Through exploring, the player finds letters and notes passed between them, talking about the both of them sneaking off to gigs together, ghost hunting and playing video games. Then the player picks up audio tapes where Sam talks about Lonnie telling her how beautiful she is, how much she likes her, and finally, kissing her. From that point in the story, notes talk about meeting up with each other or sneaking up to Sam’s darkroom when her parents aren’t around.
The game ends with two audio tapes. In the first, Lonnie leaves to join the army and Sam doesn’t know what to do with her life. But in the final tape, Sam apologizes to Katie and tells her why she’s missing. Lonnie has decided that she doesn’t want to go through with the army and asks Sam to run away with her and she says yes. The final line in the game is: “I love you so much, Katie. I’ll see you again. Someday. Love, Sam”. This is a much more different relationship to those in other games because it not only tells an amazing story, but it’s also about a homosexual relationship of which there are few in gaming.
In order to engage its audience, a game needs good relationships between characters. Relationships are often the deepest and most interesting part of a character and when they are convincing, the story, and the game come to life.
Chromatrope have undertaken a large scale piece of innovation strategy work for the BBC Academy. The Academy is the department within the BBC responsible for creating staff learning and development training across the organisation, and includes everything from mandatory training for all staff, journalism, creativity, TV and radio craft skills as well as administering the BBC’s trainee and apprenticeship schemes. We wrote a blog post some time back about our interim work, but now have more to share on the project.
Our brief has been to create and apply an innovation strategy, to investigate how online training and development could be realised in new and different ways. Our strategic consultation has covered a pretty wide range, and where we can, we’re documenting here some of the more tactical development projects that have resulted from the work.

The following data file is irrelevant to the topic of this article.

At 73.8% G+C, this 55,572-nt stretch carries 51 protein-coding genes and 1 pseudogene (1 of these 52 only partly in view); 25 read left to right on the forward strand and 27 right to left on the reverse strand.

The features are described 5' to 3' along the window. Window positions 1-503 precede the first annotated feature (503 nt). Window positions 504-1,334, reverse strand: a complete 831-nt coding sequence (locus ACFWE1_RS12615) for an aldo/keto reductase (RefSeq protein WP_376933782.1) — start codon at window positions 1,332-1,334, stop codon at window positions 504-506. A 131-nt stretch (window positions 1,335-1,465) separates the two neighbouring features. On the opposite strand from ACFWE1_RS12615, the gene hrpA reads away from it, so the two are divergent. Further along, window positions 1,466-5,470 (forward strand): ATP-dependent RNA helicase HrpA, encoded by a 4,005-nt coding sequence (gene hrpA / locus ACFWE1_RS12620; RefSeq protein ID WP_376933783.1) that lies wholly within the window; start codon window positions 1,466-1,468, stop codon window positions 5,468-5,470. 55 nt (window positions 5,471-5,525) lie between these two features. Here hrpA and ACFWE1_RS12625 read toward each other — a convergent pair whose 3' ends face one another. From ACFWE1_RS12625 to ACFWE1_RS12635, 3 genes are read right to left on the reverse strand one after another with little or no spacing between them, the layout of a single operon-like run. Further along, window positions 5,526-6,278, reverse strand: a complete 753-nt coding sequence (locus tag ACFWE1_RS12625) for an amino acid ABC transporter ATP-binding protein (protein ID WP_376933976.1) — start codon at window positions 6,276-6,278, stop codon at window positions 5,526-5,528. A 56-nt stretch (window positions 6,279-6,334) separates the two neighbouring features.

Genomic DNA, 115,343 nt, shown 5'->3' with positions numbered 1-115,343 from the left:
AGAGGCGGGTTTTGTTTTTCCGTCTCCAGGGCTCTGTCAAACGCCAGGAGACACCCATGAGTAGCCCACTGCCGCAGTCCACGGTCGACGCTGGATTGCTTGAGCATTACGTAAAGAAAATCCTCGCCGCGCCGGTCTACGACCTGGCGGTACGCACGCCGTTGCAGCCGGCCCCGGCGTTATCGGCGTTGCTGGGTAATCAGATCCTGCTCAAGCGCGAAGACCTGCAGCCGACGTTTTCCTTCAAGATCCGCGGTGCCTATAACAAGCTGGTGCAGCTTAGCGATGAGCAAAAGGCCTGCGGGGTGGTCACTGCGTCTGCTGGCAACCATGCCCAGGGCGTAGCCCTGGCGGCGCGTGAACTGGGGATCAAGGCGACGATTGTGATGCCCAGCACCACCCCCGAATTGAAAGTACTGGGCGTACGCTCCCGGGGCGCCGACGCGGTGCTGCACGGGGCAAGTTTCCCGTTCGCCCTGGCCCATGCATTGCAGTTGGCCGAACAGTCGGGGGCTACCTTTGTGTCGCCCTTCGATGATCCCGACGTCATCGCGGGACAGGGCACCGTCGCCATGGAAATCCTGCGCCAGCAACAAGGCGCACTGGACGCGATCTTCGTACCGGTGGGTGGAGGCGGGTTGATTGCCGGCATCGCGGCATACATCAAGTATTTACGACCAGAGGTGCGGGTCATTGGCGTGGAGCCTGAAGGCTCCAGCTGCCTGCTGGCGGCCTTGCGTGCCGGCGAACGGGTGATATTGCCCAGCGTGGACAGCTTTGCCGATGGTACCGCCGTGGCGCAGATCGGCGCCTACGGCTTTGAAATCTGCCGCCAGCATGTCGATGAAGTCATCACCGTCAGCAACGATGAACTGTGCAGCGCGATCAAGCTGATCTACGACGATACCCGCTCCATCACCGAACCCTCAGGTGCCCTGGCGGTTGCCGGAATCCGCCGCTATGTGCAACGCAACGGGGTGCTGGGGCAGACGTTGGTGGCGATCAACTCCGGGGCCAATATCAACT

Open badges for learning and development was one such pilot. The initial proposal grew out of an understanding that there was a requirement for a mechanism that could help BBC staff and freelancers to record and maintain a record of their formal training within the organisation. In addition we felt it was important that the mechanism allowed users to capture their ‘informal’ and skills based learning.
Mozilla’s Open Badges project appeared to be one way for us to offer a means for the BBC to issue badges that could then be used by BBC staff as well as potentially the BBC’s audiences to record and share their skills, training and development achievements and work related learning.
Chromatrope worked with Mozilla and with stakeholders within the BBC to design and implement a series of pilot open badges from the BBC as issuer. These badges would initially recognise a user’s engagement with the ’TV Production Case Study’. To earn this badge users needed to watch and engage with a series of BBC curated films that outlined key roles in a specialist factual TV series including series producer and production manager. By doing this they could earn and display a badge which explicitly recognised their ‘understanding the essential roles in a series such as Crimewatch’.
During the discovery phase of the project we worked with a number of stakeholders to understand the editorial and technical requirements and constraints of the project. We attended Mozfest, the international gathering of Mozilla supporters and activists, where we ran a ‘Beta Badging the BBC’ workshop. Mozfest was a fantastic way for us to have face to face conversations with the creators and remixers of the technology that the BBC’s badge pilots would be using. The badge design and build itself was a straightforward process, made even simpler now that Mozilla has made it’s BadgeKit available.
The project has been evaluated and we’re hoping to see more badges from the BBC in the future. The Open University have recently announced that they are implementing open badges across some of their Open Learn content. It feels that issuing open badges should be natural progression for an organisation which is setting itself the challenge of becoming more open, with a more fluid workforce, and a requirement to where possible use existing, proven technologies and approaches. There is an interesting tension between the superficial informality of the learning captured by open badges, and the needs of an organisation to protect its reputation, and to manage risk by being obliged to provide a more formal and ‘accredited’ record of training and development. We believe that there is a place for open badges to be used more widely across organisations including the BBC, to capture and display informal learning and more formal training and development.